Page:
'Intellectual' property: How a research center at Karachi university funnelled public money into buying real estate
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'Intellectual' property: How a research center at Karachi university funnelled public money into buying real estate

Faryal Ahmad Nadeem

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'Intellectual' property: How a research center at Karachi university funnelled public money into buying real estate

Faryal Ahmad Nadeem

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Read In Urdu

An executive board meeting of the International Center for Chemical and Biological Sciences (ICCBS), a research institution at the Karachi University, was convened on July 13th, 2012 to discuss something totally unrelated to scientific research: investment in real estate. 

The minutes of the meeting show that one of its 14 agenda items was a discussion on the “self-generated” income of the center and the “market value of its investment in real estate”. The participants of the meeting were, subsequently, given a list of 35 properties purchased by it between 2003 and 2011 with 263 million rupees. These included seven houses in different phases of DHA Karachi, one house in DHA Islamabad and 27 houses in different parts of DHA Lahore.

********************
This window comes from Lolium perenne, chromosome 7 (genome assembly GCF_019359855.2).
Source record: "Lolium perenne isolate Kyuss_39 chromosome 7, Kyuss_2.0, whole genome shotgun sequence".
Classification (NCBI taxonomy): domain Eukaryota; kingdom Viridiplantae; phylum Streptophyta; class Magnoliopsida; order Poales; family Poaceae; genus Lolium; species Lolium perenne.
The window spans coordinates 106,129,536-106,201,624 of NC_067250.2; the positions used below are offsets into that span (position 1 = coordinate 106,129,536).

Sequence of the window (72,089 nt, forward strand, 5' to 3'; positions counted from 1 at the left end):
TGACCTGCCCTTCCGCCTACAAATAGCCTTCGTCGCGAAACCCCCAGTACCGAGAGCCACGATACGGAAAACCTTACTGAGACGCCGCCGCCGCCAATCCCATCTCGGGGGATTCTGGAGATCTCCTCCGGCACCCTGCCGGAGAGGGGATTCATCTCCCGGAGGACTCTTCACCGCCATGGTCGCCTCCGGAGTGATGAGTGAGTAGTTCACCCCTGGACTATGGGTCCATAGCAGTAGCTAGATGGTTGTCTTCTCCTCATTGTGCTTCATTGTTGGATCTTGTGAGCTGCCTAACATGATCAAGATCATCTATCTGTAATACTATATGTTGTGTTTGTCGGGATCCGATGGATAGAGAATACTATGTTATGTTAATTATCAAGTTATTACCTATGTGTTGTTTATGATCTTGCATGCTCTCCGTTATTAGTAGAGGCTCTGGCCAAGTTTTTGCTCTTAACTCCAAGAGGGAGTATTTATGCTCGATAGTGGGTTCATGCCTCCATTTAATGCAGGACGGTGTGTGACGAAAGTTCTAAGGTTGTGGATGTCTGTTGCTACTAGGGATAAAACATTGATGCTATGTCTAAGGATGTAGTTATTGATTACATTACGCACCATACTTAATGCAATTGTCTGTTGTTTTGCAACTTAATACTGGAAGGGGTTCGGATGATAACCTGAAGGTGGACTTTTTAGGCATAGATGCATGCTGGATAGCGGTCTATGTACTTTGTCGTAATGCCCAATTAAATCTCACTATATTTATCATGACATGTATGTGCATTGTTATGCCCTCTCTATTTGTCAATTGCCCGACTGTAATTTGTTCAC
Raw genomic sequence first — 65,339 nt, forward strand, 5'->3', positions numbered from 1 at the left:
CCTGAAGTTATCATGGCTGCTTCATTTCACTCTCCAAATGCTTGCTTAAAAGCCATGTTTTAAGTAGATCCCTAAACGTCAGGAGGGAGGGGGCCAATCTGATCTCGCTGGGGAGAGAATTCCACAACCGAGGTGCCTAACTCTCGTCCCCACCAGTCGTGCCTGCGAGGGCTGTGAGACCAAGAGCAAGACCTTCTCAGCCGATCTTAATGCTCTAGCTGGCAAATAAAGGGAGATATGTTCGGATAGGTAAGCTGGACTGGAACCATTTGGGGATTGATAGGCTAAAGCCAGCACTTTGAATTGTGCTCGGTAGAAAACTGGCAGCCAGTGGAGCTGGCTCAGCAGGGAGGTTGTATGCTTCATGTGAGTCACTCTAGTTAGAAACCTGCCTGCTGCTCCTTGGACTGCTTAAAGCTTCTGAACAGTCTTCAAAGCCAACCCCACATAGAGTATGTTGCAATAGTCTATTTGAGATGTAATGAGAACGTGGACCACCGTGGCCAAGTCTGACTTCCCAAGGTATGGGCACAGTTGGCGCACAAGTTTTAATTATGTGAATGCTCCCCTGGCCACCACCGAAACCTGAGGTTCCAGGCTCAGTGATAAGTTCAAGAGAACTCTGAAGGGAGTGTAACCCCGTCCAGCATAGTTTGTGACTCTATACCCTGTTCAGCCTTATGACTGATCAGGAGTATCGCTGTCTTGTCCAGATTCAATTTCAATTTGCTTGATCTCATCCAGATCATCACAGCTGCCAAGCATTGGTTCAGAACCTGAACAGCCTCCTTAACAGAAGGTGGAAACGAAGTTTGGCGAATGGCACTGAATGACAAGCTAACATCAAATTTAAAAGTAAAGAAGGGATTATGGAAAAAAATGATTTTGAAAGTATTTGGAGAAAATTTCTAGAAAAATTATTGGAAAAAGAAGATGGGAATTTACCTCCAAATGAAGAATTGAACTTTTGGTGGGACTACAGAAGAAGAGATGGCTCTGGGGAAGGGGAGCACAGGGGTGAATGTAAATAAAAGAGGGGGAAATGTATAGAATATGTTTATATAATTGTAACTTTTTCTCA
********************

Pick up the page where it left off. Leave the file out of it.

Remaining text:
Dr Majid Mumtaz, who retired as the head of Karachi University’s chemistry department in February 2019, was representing the university’s syndicate in the meeting. It had nine other participants -- including Karachi University’s then vice-chancellor Dr Muhammad Qaiser (who was also the chairman of the executive board at that time), Dr Atta ur Rahman, patron in chief of the center and the founding chairman of the Higher Education Commission (HEC), and the center’s director Dr Iqbal Chaudhary. 

Mumtaz recalls how, during the meeting, he expressed reservations over the large scale purchase of properties by the center. He remembers that some other participants also showed similar concerns about it. But, he says, they were informed that all decisions in this regard were taken after the input and clearance of relevant authorities though “it was not specified who those authorities were”.

Chaudhary, according to him, also told them that investment in real estate was the easiest and surest way to generate the income required for running the center.